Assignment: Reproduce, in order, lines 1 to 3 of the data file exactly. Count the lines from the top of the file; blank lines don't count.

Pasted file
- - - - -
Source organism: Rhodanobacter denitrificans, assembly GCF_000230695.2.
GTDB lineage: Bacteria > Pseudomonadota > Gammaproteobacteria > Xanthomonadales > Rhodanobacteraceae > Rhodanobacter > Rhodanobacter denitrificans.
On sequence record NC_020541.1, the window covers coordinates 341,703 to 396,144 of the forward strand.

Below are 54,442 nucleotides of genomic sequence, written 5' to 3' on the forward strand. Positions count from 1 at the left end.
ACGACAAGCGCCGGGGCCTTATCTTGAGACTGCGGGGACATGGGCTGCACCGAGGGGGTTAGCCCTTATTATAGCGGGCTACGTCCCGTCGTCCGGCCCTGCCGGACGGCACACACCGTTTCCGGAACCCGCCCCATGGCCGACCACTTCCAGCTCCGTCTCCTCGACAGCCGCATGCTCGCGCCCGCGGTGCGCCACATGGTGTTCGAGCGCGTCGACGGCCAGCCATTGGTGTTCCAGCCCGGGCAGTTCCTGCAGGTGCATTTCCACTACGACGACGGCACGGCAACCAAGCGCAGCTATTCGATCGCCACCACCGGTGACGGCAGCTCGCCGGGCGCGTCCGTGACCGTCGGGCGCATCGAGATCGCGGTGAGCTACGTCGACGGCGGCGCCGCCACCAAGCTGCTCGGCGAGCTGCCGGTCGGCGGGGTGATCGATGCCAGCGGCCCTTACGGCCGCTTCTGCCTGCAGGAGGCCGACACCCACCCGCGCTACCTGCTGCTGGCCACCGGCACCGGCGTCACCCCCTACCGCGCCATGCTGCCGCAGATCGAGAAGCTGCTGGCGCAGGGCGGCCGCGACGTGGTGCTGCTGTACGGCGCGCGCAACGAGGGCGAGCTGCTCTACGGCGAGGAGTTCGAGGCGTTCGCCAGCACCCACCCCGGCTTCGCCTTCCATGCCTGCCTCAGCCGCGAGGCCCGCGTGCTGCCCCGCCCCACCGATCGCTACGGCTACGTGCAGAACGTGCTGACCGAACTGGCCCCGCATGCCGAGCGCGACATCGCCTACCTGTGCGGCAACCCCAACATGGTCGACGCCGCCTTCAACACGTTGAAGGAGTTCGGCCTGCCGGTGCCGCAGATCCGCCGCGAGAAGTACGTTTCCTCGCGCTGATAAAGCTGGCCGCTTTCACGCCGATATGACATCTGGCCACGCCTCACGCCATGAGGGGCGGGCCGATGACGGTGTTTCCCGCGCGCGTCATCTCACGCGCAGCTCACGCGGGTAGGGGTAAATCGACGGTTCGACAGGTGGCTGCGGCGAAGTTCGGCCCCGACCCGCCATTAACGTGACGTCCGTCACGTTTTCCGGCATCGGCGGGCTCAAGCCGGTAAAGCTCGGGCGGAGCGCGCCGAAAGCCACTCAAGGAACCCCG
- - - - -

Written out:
Source organism: Rhodanobacter denitrificans, assembly GCF_000230695.2.
GTDB lineage: Bacteria > Pseudomonadota > Gammaproteobacteria > Xanthomonadales > Rhodanobacteraceae > Rhodanobacter > Rhodanobacter denitrificans.
On sequence record NC_020541.1, the window covers coordinates 341,703 to 396,144 of the forward strand.